‘Fall on your sword’: Balls told to quit to save Miliband

Ed Balls should "fall on his sword" to allow Ed Miliband to move on from the Gordon Brown era, a leading historian has said.

In an interview with the New Statesman, political historian Anthony Seldon urged the shadow chancellor to step down and allow the Labour party to rejuvenate itself.

"After 20 unbroken years at the heart of politics, quitting in the next few months until, say, 2017 would undoubtedly benefit your leader, your party, your wife and even yourself," he said in an open letter to Balls.

"Ed Miliband would be a much stronger leader without you. Forgive me, but you stop Ed breathing fresh air.

"With you close to him, his breath will always be stale and smell of a toxic brand. Without a prolonged period out of the public eye, neither you nor the party will ever rid yourselves of the opportunistic, negative and bullying image of the Gordon era."

Balls is usually disliked by the public and he is strongly associated with the bullying, macho culture which pervaded Downing Street under Gordon Brown.

But he is also credited as an able economist who predicted the results of George Osborne's austerity programme and one of the few Labour frontbenches who angers David Cameron.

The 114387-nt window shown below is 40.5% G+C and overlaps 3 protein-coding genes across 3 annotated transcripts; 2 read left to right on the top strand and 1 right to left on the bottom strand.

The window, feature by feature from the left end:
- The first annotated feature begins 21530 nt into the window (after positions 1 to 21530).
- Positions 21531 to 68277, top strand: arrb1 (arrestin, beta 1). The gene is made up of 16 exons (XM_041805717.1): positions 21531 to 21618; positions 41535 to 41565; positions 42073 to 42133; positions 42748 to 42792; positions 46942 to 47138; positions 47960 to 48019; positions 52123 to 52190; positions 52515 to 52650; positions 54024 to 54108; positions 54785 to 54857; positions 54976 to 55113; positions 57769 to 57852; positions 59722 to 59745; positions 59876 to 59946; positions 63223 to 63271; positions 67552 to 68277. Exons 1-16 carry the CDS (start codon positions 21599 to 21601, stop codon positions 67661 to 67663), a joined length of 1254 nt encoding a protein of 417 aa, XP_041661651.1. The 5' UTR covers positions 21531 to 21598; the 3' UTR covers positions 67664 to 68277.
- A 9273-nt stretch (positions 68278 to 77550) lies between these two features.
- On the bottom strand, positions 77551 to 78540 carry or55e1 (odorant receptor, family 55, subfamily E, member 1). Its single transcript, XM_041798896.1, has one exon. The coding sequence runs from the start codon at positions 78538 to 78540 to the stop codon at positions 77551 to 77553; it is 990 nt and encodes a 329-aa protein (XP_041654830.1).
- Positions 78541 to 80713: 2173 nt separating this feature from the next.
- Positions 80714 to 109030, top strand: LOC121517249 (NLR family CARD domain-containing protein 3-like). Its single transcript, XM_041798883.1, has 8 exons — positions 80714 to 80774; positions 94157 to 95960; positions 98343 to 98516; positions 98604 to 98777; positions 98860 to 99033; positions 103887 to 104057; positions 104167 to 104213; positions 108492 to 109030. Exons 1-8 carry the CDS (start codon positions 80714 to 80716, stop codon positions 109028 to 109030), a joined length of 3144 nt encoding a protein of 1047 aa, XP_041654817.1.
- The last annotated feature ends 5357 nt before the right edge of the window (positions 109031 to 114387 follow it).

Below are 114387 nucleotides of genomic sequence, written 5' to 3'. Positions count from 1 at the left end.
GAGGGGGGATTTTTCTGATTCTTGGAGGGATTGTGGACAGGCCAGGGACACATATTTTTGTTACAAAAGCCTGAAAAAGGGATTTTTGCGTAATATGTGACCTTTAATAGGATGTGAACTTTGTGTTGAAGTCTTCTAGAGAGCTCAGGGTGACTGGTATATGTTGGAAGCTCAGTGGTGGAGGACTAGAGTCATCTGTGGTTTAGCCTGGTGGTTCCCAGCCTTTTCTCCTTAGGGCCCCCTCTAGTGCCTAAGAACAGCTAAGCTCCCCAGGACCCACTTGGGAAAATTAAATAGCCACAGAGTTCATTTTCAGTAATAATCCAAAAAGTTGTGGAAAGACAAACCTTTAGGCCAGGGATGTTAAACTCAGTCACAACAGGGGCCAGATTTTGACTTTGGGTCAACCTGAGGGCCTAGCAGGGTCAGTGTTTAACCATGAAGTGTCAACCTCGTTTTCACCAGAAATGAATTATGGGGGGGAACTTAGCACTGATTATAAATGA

"Without you, Labour could present itself as a clean party, free of the factionalism and brutalism that so tarnished it when Brown was boss and you were his consigliere," Seldon wrote.

"If Labour loses in 2015, you will be blamed and your career will be damaged beyond repair. If it wins, you would return to the front bench in 2017 a redeemed and respected figure. You might even one day become leader, your long-held ambition."

Balls lost to Miliband in the leadership contest which followed the 2010 general election and only became shadow chancellor after Alan Johnson quit the role.

At one point Miliband refused to say whether he would be shadow chancellor going into the 2015 general election but he later U-turned and confirmed Balls would remain in place.